Protecting girls and women from cervical cancer

Women don’t have to die of cervical cancer, but many do—particularly in the developing world, where an estimated 85 percent of the world’s 250,000 cervical cancer deaths take place. New vaccines are now available to protect girls and women from human papillomavirus (HPV), the primary cause of cervical cancer, and PATH is laying the groundwork for international support and successful introduction of these vaccines into developing countries.

In India, Peru, Uganda, and Vietnam, our demonstration projects are exploring strategies that can achieve high coverage for vaccinating girls 9 to 14 years old against HPV. The projects are looking at social and cultural concerns, vaccine acceptability, the realities of existing health systems, and the costs of each approach. In 2008, nearly 9,000 girls were vaccinated in more than 700 schools in Peru, and vaccinations began in Uganda. Research is well under way in Vietnam and will soon begin in India.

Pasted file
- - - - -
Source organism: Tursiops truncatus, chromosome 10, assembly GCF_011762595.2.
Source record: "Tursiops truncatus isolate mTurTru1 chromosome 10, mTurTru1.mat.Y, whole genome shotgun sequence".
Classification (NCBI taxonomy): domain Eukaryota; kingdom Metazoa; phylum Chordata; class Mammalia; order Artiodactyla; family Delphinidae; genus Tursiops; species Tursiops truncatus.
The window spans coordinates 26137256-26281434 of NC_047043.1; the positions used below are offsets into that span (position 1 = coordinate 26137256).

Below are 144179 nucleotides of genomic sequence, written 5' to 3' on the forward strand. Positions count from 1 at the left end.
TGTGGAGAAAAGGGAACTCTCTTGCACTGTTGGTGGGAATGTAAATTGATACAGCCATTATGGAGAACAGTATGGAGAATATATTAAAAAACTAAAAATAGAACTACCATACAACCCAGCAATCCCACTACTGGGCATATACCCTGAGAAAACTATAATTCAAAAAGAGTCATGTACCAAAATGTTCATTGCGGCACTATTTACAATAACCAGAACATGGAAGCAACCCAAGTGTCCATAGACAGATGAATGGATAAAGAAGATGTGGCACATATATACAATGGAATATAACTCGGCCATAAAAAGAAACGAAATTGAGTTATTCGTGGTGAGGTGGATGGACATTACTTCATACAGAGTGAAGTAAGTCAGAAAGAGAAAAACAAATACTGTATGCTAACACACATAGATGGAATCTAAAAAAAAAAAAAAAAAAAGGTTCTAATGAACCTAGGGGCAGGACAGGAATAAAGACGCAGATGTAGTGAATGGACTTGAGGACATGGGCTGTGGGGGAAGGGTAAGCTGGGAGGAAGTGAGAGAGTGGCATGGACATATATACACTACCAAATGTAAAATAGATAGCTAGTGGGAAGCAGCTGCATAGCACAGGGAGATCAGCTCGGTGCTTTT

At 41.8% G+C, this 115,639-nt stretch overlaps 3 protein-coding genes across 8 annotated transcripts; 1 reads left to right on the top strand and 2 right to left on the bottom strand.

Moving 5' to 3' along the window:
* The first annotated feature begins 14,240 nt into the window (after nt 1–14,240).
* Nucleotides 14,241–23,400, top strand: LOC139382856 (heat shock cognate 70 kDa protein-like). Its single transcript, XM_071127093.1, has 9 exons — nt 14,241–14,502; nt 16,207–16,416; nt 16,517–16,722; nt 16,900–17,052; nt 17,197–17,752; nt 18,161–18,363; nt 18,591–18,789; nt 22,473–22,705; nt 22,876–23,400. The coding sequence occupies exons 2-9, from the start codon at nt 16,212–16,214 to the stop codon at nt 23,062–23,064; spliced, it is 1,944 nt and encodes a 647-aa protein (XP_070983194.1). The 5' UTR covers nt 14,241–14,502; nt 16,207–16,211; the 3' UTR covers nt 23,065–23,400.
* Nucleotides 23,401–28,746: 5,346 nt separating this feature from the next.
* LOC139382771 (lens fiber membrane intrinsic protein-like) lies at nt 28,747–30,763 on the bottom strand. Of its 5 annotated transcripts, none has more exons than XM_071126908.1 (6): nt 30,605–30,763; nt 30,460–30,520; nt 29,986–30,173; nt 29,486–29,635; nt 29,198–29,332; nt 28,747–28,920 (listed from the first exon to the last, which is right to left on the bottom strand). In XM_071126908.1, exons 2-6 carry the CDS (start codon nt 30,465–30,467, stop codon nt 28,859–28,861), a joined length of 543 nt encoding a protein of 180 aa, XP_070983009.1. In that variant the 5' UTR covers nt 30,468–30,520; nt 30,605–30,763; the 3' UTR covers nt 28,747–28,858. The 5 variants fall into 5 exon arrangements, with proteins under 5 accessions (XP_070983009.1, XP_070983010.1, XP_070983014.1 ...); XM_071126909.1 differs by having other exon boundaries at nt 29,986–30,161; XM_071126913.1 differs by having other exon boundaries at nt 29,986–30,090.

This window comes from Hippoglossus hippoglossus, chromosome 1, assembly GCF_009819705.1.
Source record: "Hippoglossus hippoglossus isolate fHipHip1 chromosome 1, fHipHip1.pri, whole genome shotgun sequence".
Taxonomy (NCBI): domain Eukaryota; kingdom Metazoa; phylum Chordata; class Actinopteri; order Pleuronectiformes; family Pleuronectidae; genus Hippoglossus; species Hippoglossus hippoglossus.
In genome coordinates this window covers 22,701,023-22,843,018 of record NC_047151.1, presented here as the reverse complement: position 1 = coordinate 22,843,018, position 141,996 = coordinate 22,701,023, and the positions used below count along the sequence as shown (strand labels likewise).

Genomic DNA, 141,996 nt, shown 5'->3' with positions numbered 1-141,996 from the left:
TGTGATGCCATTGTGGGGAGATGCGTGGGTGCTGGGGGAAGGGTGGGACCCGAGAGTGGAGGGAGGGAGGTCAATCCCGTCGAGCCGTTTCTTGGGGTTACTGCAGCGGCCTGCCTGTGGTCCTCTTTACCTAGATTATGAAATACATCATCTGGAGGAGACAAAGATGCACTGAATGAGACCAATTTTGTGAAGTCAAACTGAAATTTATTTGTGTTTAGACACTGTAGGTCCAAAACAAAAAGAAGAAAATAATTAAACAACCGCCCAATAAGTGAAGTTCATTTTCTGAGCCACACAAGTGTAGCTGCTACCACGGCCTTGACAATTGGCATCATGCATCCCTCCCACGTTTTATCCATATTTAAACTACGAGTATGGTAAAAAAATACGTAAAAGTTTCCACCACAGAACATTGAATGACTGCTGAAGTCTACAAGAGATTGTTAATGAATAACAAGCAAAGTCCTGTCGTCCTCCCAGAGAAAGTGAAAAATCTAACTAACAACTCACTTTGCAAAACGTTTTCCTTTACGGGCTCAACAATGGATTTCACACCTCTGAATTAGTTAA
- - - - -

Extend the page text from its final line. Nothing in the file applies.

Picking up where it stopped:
Early results are highly encouraging, as communities, health providers, and decision-makers are supportive of the vaccine and recognize its need. As the project progresses, we anticipate that our research will help country governments and international agencies prioritize funding for and introduction of HPV vaccines throughout the developing world, protecting countless women and their families from cervical cancer.

Partners

Alliance for Cervical Cancer Prevention

Catalan Institute of Oncology

Cervical Cancer Action

GAVI Alliance

Harvard University

International Agency for Research on Cancer

Ministries of health in India (Andhra Pradesh and Gujarat), Peru, Uganda, and Vietnam

Research and implementation partners in India, Peru, Uganda, and Vietnam

World Health Organization

Photo: PATH/Mike Wang.

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Three young women in Honduras
New vaccines are protecting girls in India, Peru, Uganda, and Vietnam from HPV, the primary cause of cervical cancer.

This project received innovation funding at a critical point in its development.